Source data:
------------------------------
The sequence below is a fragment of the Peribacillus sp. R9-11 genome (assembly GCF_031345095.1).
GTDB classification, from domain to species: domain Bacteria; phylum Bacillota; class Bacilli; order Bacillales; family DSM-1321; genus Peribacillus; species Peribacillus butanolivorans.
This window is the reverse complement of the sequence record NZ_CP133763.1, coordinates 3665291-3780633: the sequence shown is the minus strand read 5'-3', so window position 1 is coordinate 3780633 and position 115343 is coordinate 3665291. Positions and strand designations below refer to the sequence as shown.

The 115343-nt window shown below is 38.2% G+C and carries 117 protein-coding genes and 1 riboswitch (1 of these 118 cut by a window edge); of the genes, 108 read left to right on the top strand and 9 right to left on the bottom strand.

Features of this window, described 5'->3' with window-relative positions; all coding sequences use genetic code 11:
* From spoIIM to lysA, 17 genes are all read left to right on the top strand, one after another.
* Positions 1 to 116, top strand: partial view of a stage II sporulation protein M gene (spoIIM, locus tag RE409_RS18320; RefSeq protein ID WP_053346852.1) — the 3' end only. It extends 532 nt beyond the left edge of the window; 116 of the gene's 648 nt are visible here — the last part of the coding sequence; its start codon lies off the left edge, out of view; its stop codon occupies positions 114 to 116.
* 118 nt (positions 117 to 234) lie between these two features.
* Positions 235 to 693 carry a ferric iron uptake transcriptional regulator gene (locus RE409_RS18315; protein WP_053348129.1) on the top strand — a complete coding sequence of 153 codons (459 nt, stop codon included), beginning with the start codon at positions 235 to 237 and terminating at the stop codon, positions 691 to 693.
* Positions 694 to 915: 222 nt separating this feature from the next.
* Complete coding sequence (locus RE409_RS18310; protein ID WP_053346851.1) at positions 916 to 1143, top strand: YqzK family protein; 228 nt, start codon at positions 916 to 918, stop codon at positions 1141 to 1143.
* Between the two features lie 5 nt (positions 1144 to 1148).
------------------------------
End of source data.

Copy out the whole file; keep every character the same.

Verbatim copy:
The sequence below is a fragment of the Peribacillus sp. R9-11 genome (assembly GCF_031345095.1).
GTDB classification, from domain to species: domain Bacteria; phylum Bacillota; class Bacilli; order Bacillales; family DSM-1321; genus Peribacillus; species Peribacillus butanolivorans.
This window is the reverse complement of the sequence record NZ_CP133763.1, coordinates 3665291-3780633: the sequence shown is the minus strand read 5'-3', so window position 1 is coordinate 3780633 and position 115343 is coordinate 3665291. Positions and strand designations below refer to the sequence as shown.

The 115343-nt window shown below is 38.2% G+C and carries 117 protein-coding genes and 1 riboswitch (1 of these 118 cut by a window edge); of the genes, 108 read left to right on the top strand and 9 right to left on the bottom strand.

Features of this window, described 5'->3' with window-relative positions; all coding sequences use genetic code 11:
* From spoIIM to lysA, 17 genes are all read left to right on the top strand, one after another.
* Positions 1 to 116, top strand: partial view of a stage II sporulation protein M gene (spoIIM, locus tag RE409_RS18320; RefSeq protein ID WP_053346852.1) — the 3' end only. It extends 532 nt beyond the left edge of the window; 116 of the gene's 648 nt are visible here — the last part of the coding sequence; its start codon lies off the left edge, out of view; its stop codon occupies positions 114 to 116.
* 118 nt (positions 117 to 234) lie between these two features.
* Positions 235 to 693 carry a ferric iron uptake transcriptional regulator gene (locus RE409_RS18315; protein WP_053348129.1) on the top strand — a complete coding sequence of 153 codons (459 nt, stop codon included), beginning with the start codon at positions 235 to 237 and terminating at the stop codon, positions 691 to 693.
* Positions 694 to 915: 222 nt separating this feature from the next.
* Complete coding sequence (locus RE409_RS18310; protein ID WP_053346851.1) at positions 916 to 1143, top strand: YqzK family protein; 228 nt, start codon at positions 916 to 918, stop codon at positions 1141 to 1143.
* Between the two features lie 5 nt (positions 1144 to 1148).